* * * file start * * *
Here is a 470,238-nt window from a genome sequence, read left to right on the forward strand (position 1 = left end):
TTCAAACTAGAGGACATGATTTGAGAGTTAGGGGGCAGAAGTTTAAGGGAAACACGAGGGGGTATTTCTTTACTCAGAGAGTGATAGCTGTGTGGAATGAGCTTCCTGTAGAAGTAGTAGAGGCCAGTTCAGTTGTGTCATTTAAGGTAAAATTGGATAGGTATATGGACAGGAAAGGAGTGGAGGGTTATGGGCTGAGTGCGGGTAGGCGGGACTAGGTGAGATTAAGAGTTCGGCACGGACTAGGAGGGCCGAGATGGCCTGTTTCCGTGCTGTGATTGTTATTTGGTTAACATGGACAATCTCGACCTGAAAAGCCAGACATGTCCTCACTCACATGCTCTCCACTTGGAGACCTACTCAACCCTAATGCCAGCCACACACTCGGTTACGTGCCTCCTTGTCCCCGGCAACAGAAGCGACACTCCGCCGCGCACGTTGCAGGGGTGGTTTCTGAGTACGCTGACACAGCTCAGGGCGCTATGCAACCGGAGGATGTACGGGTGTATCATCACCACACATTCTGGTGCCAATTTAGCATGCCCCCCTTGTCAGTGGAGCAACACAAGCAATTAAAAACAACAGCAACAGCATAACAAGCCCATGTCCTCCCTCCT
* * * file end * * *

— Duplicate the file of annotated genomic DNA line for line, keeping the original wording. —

Here is a 470,238-nt window from a genome sequence, read left to right on the forward strand (position 1 = left end):
TTCAAACTAGAGGACATGATTTGAGAGTTAGGGGGCAGAAGTTTAAGGGAAACACGAGGGGGTATTTCTTTACTCAGAGAGTGATAGCTGTGTGGAATGAGCTTCCTGTAGAAGTAGTAGAGGCCAGTTCAGTTGTGTCATTTAAGGTAAAATTGGATAGGTATATGGACAGGAAAGGAGTGGAGGGTTATGGGCTGAGTGCGGGTAGGCGGGACTAGGTGAGATTAAGAGTTCGGCACGGACTAGGAGGGCCGAGATGGCCTGTTTCCGTGCTGTGATTGTTATTTGGTTAACATGGACAATCTCGACCTGAAAAGCCAGACATGTCCTCACTCACATGCTCTCCACTTGGAGACCTACTCAACCCTAATGCCAGCCACACACTCGGTTACGTGCCTCCTTGTCCCCGGCAACAGAAGCGACACTCCGCCGCGCACGTTGCAGGGGTGGTTTCTGAGTACGCTGACACAGCTCAGGGCGCTATGCAACCGGAGGATGTACGGGTGTATCATCACCACACATTCTGGTGCCAATTTAGCATGCCCCCCTTGTCAGTGGAGCAACACAAGCAATTAAAAACAACAGCAACAGCATAACAAGCCCATGTCCTCCCTCCT